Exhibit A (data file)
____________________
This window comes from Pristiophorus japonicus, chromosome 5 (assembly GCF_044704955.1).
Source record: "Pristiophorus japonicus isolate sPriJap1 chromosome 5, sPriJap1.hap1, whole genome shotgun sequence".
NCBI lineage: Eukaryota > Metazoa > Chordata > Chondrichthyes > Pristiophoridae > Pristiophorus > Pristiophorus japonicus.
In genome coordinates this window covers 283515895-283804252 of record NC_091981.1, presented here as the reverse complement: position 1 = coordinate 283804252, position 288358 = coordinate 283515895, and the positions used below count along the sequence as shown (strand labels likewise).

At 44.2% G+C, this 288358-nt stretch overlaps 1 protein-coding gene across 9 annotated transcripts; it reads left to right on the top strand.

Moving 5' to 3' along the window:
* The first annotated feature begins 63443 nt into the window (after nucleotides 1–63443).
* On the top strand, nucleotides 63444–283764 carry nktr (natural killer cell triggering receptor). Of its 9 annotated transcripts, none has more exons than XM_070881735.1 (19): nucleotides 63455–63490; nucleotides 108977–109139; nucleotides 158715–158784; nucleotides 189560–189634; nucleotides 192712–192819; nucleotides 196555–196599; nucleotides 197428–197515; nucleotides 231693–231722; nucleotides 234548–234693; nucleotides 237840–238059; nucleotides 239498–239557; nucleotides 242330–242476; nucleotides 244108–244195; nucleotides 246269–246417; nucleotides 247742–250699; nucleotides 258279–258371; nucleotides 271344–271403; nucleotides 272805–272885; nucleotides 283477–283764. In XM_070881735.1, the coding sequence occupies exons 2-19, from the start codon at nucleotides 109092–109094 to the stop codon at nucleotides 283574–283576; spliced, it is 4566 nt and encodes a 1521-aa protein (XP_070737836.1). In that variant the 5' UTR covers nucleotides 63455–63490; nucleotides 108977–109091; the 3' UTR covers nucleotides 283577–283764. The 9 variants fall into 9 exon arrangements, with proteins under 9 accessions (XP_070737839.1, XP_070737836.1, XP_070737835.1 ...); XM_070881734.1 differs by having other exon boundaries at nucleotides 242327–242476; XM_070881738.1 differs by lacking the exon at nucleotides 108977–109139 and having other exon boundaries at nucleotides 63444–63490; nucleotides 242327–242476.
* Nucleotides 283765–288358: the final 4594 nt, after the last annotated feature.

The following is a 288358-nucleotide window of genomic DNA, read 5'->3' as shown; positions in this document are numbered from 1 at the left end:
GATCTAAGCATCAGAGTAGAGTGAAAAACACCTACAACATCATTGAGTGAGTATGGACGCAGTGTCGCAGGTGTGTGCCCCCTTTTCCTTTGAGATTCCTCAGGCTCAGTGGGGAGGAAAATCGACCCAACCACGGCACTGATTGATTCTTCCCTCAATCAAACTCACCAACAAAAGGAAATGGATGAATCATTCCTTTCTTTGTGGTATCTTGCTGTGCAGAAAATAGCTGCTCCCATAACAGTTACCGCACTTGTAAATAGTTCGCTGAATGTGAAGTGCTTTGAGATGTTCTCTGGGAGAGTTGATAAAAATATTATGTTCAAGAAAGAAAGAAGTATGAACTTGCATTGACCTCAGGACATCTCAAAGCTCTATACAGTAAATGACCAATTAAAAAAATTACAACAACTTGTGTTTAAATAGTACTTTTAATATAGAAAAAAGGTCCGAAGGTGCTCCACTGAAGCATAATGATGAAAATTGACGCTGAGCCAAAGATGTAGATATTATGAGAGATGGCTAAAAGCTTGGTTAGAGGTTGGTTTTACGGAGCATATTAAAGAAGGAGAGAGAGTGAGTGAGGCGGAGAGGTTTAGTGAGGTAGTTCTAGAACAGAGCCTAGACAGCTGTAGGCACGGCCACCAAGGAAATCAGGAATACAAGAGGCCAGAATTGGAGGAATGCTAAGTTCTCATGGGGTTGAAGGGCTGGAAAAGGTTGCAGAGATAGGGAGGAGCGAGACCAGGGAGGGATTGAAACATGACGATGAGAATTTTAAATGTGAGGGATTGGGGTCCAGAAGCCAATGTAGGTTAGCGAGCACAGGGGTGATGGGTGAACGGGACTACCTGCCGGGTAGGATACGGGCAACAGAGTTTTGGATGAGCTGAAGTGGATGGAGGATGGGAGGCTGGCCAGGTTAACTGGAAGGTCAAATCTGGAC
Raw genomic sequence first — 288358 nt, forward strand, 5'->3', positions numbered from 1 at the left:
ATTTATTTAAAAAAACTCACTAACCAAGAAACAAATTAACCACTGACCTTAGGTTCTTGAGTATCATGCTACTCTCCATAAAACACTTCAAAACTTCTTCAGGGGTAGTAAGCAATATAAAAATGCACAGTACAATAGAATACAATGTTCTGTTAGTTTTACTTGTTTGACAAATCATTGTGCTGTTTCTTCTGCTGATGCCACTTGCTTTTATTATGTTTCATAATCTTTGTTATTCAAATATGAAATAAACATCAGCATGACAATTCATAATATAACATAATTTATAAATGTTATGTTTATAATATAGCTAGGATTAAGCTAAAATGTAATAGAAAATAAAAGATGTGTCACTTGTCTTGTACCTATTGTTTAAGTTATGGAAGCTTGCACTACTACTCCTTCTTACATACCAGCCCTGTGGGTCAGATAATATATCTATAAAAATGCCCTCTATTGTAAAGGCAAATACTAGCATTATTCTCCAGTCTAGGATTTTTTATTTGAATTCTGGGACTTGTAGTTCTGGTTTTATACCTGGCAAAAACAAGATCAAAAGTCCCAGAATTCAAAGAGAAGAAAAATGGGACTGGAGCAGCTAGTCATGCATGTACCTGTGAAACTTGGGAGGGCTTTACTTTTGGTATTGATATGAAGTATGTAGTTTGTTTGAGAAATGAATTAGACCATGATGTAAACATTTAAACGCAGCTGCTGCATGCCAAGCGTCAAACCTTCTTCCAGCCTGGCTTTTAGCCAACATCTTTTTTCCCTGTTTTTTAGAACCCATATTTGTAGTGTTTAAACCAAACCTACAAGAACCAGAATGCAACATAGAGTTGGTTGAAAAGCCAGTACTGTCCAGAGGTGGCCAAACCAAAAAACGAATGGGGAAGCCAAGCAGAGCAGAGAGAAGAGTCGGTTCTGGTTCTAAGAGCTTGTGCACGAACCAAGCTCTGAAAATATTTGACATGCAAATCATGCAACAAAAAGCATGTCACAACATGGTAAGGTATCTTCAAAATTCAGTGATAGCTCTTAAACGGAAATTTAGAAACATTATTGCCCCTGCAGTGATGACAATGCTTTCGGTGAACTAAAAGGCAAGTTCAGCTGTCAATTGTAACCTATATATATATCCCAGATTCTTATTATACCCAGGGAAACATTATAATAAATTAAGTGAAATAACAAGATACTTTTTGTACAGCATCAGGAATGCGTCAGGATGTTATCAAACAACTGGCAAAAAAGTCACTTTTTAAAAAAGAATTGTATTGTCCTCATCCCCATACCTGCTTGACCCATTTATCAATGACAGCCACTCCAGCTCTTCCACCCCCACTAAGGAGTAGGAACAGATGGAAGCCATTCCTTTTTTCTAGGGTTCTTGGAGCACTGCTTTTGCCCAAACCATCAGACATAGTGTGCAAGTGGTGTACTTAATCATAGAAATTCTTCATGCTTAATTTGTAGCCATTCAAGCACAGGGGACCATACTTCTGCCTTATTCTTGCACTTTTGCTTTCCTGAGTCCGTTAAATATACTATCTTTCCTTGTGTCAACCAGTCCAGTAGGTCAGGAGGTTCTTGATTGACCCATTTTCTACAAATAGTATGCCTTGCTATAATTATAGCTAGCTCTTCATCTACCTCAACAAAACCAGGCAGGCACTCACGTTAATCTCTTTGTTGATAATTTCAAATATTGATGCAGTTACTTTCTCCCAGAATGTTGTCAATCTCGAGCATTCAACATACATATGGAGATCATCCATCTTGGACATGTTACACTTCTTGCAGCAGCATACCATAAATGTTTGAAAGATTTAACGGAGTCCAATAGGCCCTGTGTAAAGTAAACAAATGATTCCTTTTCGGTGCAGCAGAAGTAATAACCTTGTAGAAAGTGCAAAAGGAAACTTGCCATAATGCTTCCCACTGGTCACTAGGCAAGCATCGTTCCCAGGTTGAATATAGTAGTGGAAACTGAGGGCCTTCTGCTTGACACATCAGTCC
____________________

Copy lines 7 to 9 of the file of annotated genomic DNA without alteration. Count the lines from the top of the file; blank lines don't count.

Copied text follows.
* The first annotated feature begins 63443 nt into the window (after nucleotides 1–63443).
* On the top strand, nucleotides 63444–283764 carry nktr (natural killer cell triggering receptor). Of its 9 annotated transcripts, none has more exons than XM_070881735.1 (19): nucleotides 63455–63490; nucleotides 108977–109139; nucleotides 158715–158784; nucleotides 189560–189634; nucleotides 192712–192819; nucleotides 196555–196599; nucleotides 197428–197515; nucleotides 231693–231722; nucleotides 234548–234693; nucleotides 237840–238059; nucleotides 239498–239557; nucleotides 242330–242476; nucleotides 244108–244195; nucleotides 246269–246417; nucleotides 247742–250699; nucleotides 258279–258371; nucleotides 271344–271403; nucleotides 272805–272885; nucleotides 283477–283764. In XM_070881735.1, the coding sequence occupies exons 2-19, from the start codon at nucleotides 109092–109094 to the stop codon at nucleotides 283574–283576; spliced, it is 4566 nt and encodes a 1521-aa protein (XP_070737836.1). In that variant the 5' UTR covers nucleotides 63455–63490; nucleotides 108977–109091; the 3' UTR covers nucleotides 283577–283764. The 9 variants fall into 9 exon arrangements, with proteins under 9 accessions (XP_070737839.1, XP_070737836.1, XP_070737835.1 ...); XM_070881734.1 differs by having other exon boundaries at nucleotides 242327–242476; XM_070881738.1 differs by lacking the exon at nucleotides 108977–109139 and having other exon boundaries at nucleotides 63444–63490; nucleotides 242327–242476.
* Nucleotides 283765–288358: the final 4594 nt, after the last annotated feature.